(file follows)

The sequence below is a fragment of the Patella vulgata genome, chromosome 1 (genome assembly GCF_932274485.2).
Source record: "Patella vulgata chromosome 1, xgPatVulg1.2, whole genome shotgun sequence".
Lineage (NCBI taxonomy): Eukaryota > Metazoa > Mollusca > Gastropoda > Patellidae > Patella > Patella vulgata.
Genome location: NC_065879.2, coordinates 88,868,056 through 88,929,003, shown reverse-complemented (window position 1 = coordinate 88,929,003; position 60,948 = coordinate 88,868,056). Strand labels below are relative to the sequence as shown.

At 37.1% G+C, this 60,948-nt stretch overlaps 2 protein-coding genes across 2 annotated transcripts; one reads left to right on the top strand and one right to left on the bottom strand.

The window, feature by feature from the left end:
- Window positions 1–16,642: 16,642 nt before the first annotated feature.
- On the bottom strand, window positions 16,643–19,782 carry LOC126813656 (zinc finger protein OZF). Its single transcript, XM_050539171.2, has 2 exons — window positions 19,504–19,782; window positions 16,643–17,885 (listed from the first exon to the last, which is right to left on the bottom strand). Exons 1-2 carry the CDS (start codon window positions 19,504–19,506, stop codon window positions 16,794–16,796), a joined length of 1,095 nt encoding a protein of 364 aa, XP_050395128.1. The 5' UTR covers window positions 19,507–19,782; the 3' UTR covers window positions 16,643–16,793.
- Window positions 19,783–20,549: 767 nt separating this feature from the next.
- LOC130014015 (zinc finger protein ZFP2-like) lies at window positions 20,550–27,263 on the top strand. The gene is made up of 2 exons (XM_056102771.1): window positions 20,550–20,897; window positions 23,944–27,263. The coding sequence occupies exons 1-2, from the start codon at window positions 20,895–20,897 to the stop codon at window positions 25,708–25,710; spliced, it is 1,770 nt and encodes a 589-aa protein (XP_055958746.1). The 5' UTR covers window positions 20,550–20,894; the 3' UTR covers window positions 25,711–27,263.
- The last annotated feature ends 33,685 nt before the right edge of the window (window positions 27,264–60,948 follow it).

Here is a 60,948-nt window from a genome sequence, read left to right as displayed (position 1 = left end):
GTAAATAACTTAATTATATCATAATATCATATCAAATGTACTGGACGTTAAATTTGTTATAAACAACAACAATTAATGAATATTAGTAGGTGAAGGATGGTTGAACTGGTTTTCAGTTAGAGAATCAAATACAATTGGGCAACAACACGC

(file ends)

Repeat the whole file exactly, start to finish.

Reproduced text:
The sequence below is a fragment of the Patella vulgata genome, chromosome 1 (genome assembly GCF_932274485.2).
Source record: "Patella vulgata chromosome 1, xgPatVulg1.2, whole genome shotgun sequence".
Lineage (NCBI taxonomy): Eukaryota > Metazoa > Mollusca > Gastropoda > Patellidae > Patella > Patella vulgata.
Genome location: NC_065879.2, coordinates 88,868,056 through 88,929,003, shown reverse-complemented (window position 1 = coordinate 88,929,003; position 60,948 = coordinate 88,868,056). Strand labels below are relative to the sequence as shown.

At 37.1% G+C, this 60,948-nt stretch overlaps 2 protein-coding genes across 2 annotated transcripts; one reads left to right on the top strand and one right to left on the bottom strand.

The window, feature by feature from the left end:
- Window positions 1–16,642: 16,642 nt before the first annotated feature.
- On the bottom strand, window positions 16,643–19,782 carry LOC126813656 (zinc finger protein OZF). Its single transcript, XM_050539171.2, has 2 exons — window positions 19,504–19,782; window positions 16,643–17,885 (listed from the first exon to the last, which is right to left on the bottom strand). Exons 1-2 carry the CDS (start codon window positions 19,504–19,506, stop codon window positions 16,794–16,796), a joined length of 1,095 nt encoding a protein of 364 aa, XP_050395128.1. The 5' UTR covers window positions 19,507–19,782; the 3' UTR covers window positions 16,643–16,793.
- Window positions 19,783–20,549: 767 nt separating this feature from the next.
- LOC130014015 (zinc finger protein ZFP2-like) lies at window positions 20,550–27,263 on the top strand. The gene is made up of 2 exons (XM_056102771.1): window positions 20,550–20,897; window positions 23,944–27,263. The coding sequence occupies exons 1-2, from the start codon at window positions 20,895–20,897 to the stop codon at window positions 25,708–25,710; spliced, it is 1,770 nt and encodes a 589-aa protein (XP_055958746.1). The 5' UTR covers window positions 20,550–20,894; the 3' UTR covers window positions 25,711–27,263.
- The last annotated feature ends 33,685 nt before the right edge of the window (window positions 27,264–60,948 follow it).

Here is a 60,948-nt window from a genome sequence, read left to right as displayed (position 1 = left end):
GTAAATAACTTAATTATATCATAATATCATATCAAATGTACTGGACGTTAAATTTGTTATAAACAACAACAATTAATGAATATTAGTAGGTGAAGGATGGTTGAACTGGTTTTCAGTTAGAGAATCAAATACAATTGGGCAACAACACGC